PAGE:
I was thinking along the same lines when I read this article. Apple won't support any devices but their own. How can you support Apple's devices with software you write when they don't want you to?
  • No sympathy here - you need to look around a bit more...

    Now, how about all those iOS apps that only exist for iOS?<br><br>Or accessories that use WiFi or Bluetooth to connect but ONLY to iOS devices?<br><br>Or the endless iDocks, iCars, iLifestyledevices (I'm look at you WiThings), iRemotes (Hello Redeye) and so on.<br><br>I can forgive covers and some cases since they have to be form fitted - but really - no one's thought of having their own generic connection on their device and selling iDevice and other adapters?<br><br>And with WiFi and Bluetooth based devices, it's just a matter of porting over the software - or making the protocol available for someone else to write the app.<br><br>And while we're on the general subject - how about retail chains that list "iPad and Tablets", "iPhone and Phones" and "iPod and MP3 Players"? What? And iPad isn't a Tablet? Mind you when you go into the Tablet section - you STILL see the iPads. Same with the others.

    Or cellcos who have iPad specific plans (or pretend to but actually offer the same plan as the "Tablet" plans but call it out so iPad users can find it more easily).<br><br>No... the scenario you're depicting happens on all platforms - but the iDevices get so much love from the press, developers and retail that it's kind of drifting into temper tantrum behaviour when an iDevice owner complains that someone doesn't support iDevices (and kind of surprising that that's the case, TBH).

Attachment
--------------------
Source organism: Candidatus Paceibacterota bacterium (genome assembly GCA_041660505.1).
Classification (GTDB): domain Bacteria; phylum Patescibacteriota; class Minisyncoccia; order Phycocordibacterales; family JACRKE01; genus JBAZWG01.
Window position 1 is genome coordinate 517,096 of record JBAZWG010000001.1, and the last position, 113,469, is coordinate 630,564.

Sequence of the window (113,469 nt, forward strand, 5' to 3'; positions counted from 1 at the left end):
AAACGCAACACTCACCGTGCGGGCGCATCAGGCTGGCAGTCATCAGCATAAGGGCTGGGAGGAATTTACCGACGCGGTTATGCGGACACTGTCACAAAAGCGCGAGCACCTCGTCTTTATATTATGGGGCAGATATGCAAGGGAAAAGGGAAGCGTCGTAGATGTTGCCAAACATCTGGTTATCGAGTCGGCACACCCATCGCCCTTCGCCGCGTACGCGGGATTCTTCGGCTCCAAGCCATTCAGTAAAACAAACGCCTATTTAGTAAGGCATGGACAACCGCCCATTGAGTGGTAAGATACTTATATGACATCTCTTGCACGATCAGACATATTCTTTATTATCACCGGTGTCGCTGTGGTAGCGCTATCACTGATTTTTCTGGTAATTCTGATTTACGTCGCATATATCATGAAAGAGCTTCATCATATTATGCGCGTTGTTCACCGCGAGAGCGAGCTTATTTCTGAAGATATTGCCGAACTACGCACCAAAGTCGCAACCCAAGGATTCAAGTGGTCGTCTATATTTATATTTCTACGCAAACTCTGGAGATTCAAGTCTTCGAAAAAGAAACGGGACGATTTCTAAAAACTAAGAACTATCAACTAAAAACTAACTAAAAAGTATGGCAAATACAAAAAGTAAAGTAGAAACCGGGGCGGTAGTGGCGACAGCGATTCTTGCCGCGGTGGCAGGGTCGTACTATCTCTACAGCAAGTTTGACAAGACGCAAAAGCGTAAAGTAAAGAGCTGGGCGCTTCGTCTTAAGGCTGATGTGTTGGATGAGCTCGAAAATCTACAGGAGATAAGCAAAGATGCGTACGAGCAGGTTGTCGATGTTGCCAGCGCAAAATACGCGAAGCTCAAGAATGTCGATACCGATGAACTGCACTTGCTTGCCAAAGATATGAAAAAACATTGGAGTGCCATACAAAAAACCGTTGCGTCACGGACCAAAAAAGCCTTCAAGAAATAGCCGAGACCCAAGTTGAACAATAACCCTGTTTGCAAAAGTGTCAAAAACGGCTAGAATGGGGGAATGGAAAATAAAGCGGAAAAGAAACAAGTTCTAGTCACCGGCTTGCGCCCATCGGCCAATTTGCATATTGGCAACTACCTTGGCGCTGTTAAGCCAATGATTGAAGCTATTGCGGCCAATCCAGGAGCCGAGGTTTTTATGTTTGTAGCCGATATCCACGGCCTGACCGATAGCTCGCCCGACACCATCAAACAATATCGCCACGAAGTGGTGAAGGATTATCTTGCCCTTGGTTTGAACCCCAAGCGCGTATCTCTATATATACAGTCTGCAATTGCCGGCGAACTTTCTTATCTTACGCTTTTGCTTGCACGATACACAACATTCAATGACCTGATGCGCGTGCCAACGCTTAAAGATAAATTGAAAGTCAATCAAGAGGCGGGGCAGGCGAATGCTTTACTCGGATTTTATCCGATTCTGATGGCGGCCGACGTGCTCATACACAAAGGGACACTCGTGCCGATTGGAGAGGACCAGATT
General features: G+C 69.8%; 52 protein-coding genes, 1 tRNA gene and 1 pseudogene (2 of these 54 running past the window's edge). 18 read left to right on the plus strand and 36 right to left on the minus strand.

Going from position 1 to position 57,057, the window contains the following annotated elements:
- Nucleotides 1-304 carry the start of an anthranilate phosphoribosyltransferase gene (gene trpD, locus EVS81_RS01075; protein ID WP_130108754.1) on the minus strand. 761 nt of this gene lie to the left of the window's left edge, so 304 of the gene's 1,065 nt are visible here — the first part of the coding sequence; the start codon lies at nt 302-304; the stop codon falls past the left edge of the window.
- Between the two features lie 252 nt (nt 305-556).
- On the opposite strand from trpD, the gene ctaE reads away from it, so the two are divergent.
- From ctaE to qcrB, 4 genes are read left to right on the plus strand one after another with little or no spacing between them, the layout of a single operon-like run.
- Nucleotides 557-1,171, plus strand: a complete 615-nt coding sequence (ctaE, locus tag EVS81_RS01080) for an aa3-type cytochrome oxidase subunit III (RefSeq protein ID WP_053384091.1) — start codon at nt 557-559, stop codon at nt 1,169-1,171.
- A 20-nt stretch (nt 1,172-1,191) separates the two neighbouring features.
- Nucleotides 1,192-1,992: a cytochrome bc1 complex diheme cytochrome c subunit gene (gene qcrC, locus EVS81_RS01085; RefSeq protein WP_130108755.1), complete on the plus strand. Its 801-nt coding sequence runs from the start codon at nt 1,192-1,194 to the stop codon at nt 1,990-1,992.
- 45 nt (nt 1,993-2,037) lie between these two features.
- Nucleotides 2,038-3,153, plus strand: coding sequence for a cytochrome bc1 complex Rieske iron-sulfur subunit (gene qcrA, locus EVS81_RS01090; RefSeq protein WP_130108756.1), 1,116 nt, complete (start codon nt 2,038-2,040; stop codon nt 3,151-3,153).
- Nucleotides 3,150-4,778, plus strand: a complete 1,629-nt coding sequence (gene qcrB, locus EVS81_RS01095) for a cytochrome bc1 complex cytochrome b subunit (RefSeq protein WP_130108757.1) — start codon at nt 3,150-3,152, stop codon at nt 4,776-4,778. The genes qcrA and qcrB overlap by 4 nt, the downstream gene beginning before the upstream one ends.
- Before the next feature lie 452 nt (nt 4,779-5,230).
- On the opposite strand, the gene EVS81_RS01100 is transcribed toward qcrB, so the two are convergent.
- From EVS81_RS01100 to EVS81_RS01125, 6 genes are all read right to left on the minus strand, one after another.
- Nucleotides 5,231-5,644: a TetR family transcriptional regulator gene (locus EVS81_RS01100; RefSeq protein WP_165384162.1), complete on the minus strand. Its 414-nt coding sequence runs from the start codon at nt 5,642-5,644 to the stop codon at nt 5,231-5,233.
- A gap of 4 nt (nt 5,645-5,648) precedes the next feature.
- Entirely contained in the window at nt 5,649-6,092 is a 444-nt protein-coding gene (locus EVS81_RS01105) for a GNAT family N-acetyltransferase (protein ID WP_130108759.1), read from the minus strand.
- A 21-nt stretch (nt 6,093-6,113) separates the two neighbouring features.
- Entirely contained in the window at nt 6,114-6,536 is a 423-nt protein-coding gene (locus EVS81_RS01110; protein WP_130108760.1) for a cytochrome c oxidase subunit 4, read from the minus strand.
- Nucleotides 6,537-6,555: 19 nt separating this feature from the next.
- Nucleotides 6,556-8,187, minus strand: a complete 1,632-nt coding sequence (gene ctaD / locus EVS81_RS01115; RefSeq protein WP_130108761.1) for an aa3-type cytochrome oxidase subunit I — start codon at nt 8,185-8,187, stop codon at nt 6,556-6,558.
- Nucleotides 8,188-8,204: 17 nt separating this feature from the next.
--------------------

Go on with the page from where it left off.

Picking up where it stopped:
• Sony in Australia recently advertised some tracks but only mentioned iTunes

      Which is surprising as there are just as many (in Australia at least) Android devices and countless MP3 players (even their own Walkmans!).
    • RE: Android Shmandroid. Give me Apple support or give me nothing.

      @TheWerewolf Hummm. My in car Bluetooth works, and I have seen Logitech Bluetooth keyboards for the iPad/iPhone/iPod Touch. In addition, there are things that plug into the bottom of the phone. Yes, they have to mimic Apple products, but it can be done.
    • RE: Android Shmandroid. Give me Apple support or give me nothing.

      @TheWerewolf Totally agree.It's amazing how IUsers complain about "only Android support",when there are so many programs,apps and companies that only work for IOS,that is a closed platform.
      • RE: Android Shmandroid. Give me Apple support or give me nothing.

        @anto31 I seem to have missed those complaints, must not be very common.
    • RE: Android Shmandroid. Give me Apple support or give me nothing.

      @TheWerewolf May I ask what this has to do with the topic? Accessory vendors have determined they can make money offering these items only for iOS devices so that is their choice. Granted I didn't read the entire article so might have missed where this apples but he was talking about support vendors no locking themselves down to one OS right?
  • How many DLP products run on iPhone/iPad?

    Blackberry means business.